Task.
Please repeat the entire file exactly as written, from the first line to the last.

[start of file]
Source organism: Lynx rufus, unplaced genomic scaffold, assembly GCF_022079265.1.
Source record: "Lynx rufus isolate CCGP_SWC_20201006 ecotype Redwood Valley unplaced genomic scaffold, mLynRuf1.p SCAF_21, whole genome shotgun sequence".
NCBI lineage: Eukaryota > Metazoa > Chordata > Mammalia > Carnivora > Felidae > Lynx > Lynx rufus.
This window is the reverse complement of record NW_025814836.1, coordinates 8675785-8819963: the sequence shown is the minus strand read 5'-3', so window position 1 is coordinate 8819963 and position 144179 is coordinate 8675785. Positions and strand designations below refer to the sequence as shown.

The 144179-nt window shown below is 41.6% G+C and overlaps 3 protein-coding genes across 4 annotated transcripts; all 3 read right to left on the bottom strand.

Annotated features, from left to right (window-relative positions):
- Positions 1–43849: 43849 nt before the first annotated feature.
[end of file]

Source organism: Lynx rufus, unplaced genomic scaffold, assembly GCF_022079265.1.
Source record: "Lynx rufus isolate CCGP_SWC_20201006 ecotype Redwood Valley unplaced genomic scaffold, mLynRuf1.p SCAF_21, whole genome shotgun sequence".
NCBI lineage: Eukaryota > Metazoa > Chordata > Mammalia > Carnivora > Felidae > Lynx > Lynx rufus.
This window is the reverse complement of record NW_025814836.1, coordinates 8675785-8819963: the sequence shown is the minus strand read 5'-3', so window position 1 is coordinate 8819963 and position 144179 is coordinate 8675785. Positions and strand designations below refer to the sequence as shown.

The 144179-nt window shown below is 41.6% G+C and overlaps 3 protein-coding genes across 4 annotated transcripts; all 3 read right to left on the bottom strand.

Annotated features, from left to right (window-relative positions):
- Positions 1–43849: 43849 nt before the first annotated feature.